How To Start Writing A Song: Unpacking The Creative Impulse

Why Songbooks Are Evil...

A few months ago, I was in need of a notebook for scribbling down ideas. So, instead of scrubbing my way through the newsagent aisle for a wad of recycled crepe, I spent the best part of £20 on a beautiful leather-bound songbook and a wonderful Parker Pen. My reasoning: if you want to do this, you should do it proper.

I know. How very British. Worst thing is that 3 months on, that leather-bound book is virtually untouched, and the Parker is gathering dust in some University corridor. Not only that, but half the notebooks in my room are filled with scrawled song lyrics, and my iPod’s voice memos are full of half-finished melodies. That songbook remains – and this is a man who has an unplayed saxophone under his bed – my silliest purchase.

So, why did I go for the crappy notebook over the Ottoman beauty? Because I was trying to impose filters on my creative impulse. To write something in there, I first had to think: ‘Is it good enough for the book?’ ‘Mustn’t spoil the book!’ And a lot of stuff didn’t make the cut.

There’s a lesson here: I once heard that luck is where preparation meets opportunity, and inspiration is the same. You have to gather your raw materials in any way you can, because it’s out of these materials that you create your songs. It’s like the old lady and the bit of string: ‘Just in case I need it, darling, just in case.’

Once you’ve got a scrapyard of half-ideas, sit on it. David Brooks, in a recent TED Talk, said that the way to decide on how to choose a sofa is to study the sofa of choice, then let it marinate in your mind for a few days. When you go back, go with your gut: your unconscious mind will have figured it out. Songwriting is the same: take this raw material, and hoard it in the backwaters of your mind.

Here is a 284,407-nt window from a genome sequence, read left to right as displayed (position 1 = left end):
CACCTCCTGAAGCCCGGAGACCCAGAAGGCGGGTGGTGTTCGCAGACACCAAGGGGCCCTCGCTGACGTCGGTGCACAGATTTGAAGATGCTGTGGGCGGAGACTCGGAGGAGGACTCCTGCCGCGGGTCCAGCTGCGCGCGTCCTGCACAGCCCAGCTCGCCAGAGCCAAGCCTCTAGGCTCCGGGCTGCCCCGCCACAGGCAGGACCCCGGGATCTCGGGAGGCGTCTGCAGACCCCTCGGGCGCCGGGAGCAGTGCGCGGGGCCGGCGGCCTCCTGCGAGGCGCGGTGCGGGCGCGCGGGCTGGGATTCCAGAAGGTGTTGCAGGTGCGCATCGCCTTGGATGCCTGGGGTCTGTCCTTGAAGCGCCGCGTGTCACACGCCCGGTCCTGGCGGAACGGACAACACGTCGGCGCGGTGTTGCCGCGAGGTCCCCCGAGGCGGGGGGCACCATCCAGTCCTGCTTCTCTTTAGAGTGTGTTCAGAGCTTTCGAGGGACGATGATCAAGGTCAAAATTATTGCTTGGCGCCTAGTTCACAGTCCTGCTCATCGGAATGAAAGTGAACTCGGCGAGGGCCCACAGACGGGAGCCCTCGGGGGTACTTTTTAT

As you continue to write, you’ll start to see combinations emerging between old and new material. That’s your unconscious mind headbutting its way into the creative process. Go with it: It’s the combination of this material that throw up interesting songs.

So, what’s the answer to that foreboding title? Where to start writing a song? Well, just like an athlete is prepared long before he hears the gunshot, you must be constantly preparing yourself to write. Keep a notebook; write down anything that comes to mind. Keep voice memos of your melodies: don’t assume you’ll be able to remember them when you get home. Gather all the string you can, and someday you’ll sew a tapestry.

And, for crying out loud, don’t buy a Parker. Buy a big stack of biros and use them every day you can.

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5 Comments

Filed under Lyrics, Structure

5 responses to “How To Start Writing A Song: Unpacking The Creative Impulse

  1. Great post–and it applies to fiction writing as well, I think! I love the description of your journey away from the Parker and what it taught you about your own process. Let’s not make the task of creation more daunting for ourselves, right?

  2. I have found for me a simple notebook works great for recording lyrics and then I just memorize the music in my head and on the piano. Later I put it into the computer to create the sheet music. I used to hand write my piano solo stuff out and I do have a touch for that, but it is so time consuming. I have too much to write to waste time like that anymore even if it is fun to handwrite. Somewhat like an art piece to me.

    • Have you thought about quickly recording your song ideas? It would save you tons of time writing it all out and it would be more productive than trying to memorise it. Thanks for commenting, JP.

      All the best,
      PP x

  3. Haha, that’s a country song right there…

    Up in the plane, with my leather-bound notebook,
    Flyin’ across the churnin’ sea
    Out to the heart of Tennessee

    Myself, I haven’t hand-written a lyric since ’07. They all go into my iPhone notes, which sync to my Mac. The audio is also recorded with the iPhone, going straight to iTunes. It’ the easiest way I know of to keep everything organized. Keeps ya from climbing under couches, searching for lyric sheets!

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